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I'm having this problem with the display of my 41C. It was working perfectly, it gets very little use and then one day I turn it on and...

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I've put new rechargeable batteries in it: no joy. As you can see, the contacts are as clean as anything... Is there anything I could try?

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The LCD is soldered onto the keyboard PCB so it's not a bad contact there. However, the CPU board (yours is a fullnut) is maintained in contact by pressure exerted by screws that screw into posts that are part of the front.

These posts are notoriously fragile in 40-year-old calculators and my bet would be on the posts in your 41C having broken over time.
Repair a broken post only with solvent based plastic model cement, the stuff is like water, not thick at all. Do not repair with cyanoacrylates (super glue), that will not work.

A good reference: https://www.hpmuseum.org/cgi-sys/cgiwrap...ead=197569
Try squeezing the top and bottom case of the calculator together. If it solves the display issue, broken posts are probably the cause.
Thanks, all... squeezing was my first go-to... no joy, there, I'm afraid... Like I said, The calculator has simply sat on my desk since I've had it: the problem appeared one morning at switch-on. I'll try opening it to have a look.

I forgot to mention that it showed exactly this problem when I first received it, but I think that was due to its having been sat outside in my delivery space in freezing temperatures. As it warmed up, the LCDs came back to life... any chance the two things are connected?
I don't know about the 41C LCD in particular, but LCDs in general can be very temperature sensitive, and even damaged by slightly too-high temps.

Also, you may be experienced at 41 repair, but note I've seen people say that the best way to get broken posts is to open one up.
Aaaaand... just like that:

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I switched it on this morning and the display is back... not 100%, but good enough. The calculator hasn't been moved, opened, nothing... no idea what can be causing this...
So the display in your original post was a full display of the character “8”? It would have helpful had you explained that, it was easy to assume it was a screen full of “5”’s and the problem was the dim segments.

Considering the information now, there are a couple possibilities. One, you’ve got a fractured solder connection between the main pc board and the display driver board. The fracture can be on either board, it’s more common on the display driver side. Two, a previous repair to one of those connections did not get cleaned properly, the flux residue must be completely removed. Moisture builds up and it causes very low current leakage that’s enough to cause display anomalies. Everything in a 41 has to be squeaky clean due to the extremely low current cmos logic signals.

Disassembly is quite simple. Remove any modules and port covers. Peel the feet off (with a very small flat blade screwdriver or pointed tweezers) and temporarily stick them on the key legend label on the case bottom. Remove the four Phillips #1 screws and lift off the case back.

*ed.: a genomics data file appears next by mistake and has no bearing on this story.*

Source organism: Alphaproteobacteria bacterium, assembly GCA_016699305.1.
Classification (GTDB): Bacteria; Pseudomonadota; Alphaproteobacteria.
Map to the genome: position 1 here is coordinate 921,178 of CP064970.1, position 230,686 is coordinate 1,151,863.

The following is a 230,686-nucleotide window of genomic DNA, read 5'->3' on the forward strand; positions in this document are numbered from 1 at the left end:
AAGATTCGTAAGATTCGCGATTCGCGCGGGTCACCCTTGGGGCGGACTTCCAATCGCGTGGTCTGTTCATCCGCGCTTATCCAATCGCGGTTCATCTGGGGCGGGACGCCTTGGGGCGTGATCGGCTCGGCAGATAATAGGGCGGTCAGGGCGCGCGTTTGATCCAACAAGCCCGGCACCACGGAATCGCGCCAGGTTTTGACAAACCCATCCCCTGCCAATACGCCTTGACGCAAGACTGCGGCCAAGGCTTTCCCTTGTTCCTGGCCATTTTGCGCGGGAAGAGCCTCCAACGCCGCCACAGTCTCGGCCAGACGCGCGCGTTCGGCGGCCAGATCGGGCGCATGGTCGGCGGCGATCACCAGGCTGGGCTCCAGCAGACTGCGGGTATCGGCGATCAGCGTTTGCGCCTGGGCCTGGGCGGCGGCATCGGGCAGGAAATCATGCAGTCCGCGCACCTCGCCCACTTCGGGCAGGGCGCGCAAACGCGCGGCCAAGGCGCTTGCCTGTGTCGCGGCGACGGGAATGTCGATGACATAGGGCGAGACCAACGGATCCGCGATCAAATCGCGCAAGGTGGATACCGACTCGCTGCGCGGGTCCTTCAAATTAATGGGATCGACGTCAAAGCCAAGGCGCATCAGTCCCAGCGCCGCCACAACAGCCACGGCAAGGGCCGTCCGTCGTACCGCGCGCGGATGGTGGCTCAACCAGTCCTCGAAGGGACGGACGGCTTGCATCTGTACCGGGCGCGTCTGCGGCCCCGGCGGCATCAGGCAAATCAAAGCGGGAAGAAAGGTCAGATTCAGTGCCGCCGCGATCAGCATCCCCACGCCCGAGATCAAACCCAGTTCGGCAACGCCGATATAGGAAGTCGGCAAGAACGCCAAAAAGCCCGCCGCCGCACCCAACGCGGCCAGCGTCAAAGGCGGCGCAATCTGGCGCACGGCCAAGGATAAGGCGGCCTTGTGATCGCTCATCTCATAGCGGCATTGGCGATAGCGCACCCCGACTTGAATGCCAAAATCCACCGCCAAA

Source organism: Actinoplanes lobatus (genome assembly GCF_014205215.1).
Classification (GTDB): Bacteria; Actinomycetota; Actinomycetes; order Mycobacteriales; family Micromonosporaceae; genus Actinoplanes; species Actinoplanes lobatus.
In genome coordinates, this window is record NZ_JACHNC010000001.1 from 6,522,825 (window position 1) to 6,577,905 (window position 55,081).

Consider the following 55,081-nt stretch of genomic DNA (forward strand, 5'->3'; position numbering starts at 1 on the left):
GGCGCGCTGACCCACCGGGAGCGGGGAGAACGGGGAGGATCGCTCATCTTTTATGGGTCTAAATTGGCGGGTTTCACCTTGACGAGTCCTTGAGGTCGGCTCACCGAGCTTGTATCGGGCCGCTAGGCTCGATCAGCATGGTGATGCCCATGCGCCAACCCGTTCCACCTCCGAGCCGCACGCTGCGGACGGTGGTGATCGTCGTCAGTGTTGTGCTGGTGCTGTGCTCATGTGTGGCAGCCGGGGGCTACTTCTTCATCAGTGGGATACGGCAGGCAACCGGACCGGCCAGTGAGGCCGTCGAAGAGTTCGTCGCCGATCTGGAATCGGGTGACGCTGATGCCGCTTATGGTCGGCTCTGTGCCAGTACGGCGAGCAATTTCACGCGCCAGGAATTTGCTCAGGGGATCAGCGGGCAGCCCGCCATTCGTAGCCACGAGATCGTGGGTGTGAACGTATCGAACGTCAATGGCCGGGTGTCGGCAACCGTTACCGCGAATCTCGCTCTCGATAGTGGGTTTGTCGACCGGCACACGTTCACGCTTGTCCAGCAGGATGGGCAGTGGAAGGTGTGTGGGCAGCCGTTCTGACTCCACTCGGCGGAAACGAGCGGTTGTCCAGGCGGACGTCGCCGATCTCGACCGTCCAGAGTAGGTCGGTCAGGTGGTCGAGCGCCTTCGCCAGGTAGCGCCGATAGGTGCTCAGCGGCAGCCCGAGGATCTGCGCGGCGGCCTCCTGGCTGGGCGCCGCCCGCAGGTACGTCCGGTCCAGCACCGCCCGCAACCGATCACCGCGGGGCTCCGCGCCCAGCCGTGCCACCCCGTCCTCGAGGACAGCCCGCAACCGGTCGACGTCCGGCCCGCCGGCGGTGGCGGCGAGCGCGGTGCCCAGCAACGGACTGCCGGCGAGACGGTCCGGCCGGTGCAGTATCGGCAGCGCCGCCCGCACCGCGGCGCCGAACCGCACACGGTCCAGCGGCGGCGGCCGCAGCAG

Carefully examine the display interconnects and if everything is clean, lift up on each of the formed connection leads between the boards with a pair of pointed tweezers, a fractured connection is very easy to find that way. Clean any flux residue with IPA and a cotton swab. Do not drag it across the keyboard side connections, just roll it over them as it will just pull all the fibers out due to the turned up ends.

Do not under any circumstances spill liquid IPA into the display area, it will leave white spots. Work with a just dampened swab and be patient. The only way you clean the lcd and the window is to desolder all the display connections and remove the lcd/driver assembly to get to the window. That’s not something you should do unless you’re quite comfortable with the process.

BTW, once it’s open, you can get rid of all those bits of dirt inside the display area with a couple of blasts of canned air directed in at either end of the lcd. Just be sure the can is level so all you get is air, not liquid. Otherwise, you’ll get those white spots mentioned above. Yes, there’s more than one way to cause them!
Thanks, GreyUser... a bit beyond my abilities, I'm afraid... the problem, however, was the dim segments, which kept getting dimmer with time until they almost weren't there at all. If I look at the display now, it looks as though the whole cycle is beginning to repeat itself...
(06-15-2020 09:54 AM)Ignatz Wrote: [ -> ]Thanks, GreyUser... a bit beyond my abilities, I'm afraid... the problem, however, was the dim segments, which kept getting dimmer with time until they almost weren't there at all. If I look at the display now, it looks as though the whole cycle is beginning to repeat itself...

That symptom looks like a bad supply voltage on the LCD display.
Just to eliminate possible causes, you could borrow an external 6 volt power supply to feed the calculator. Alternatively, use a battery holder for 4 X 1.5V penlight batteries.
Use a pair of cables with clips/alligators to apply the voltage to the calculator battery terminals.
Use good fresh 1.5 volt batteries (AA or AAA).
See the calculator behaviour by using it for a few days in these conditions.

If a known good power supply do not fix the issue, you may like to apply warm air into the LCD for a few minutes to see if it improves, by using an air dryer.
It is a long shot but it may improve the LCD display if the issue is caused by component degradation due to humidity.
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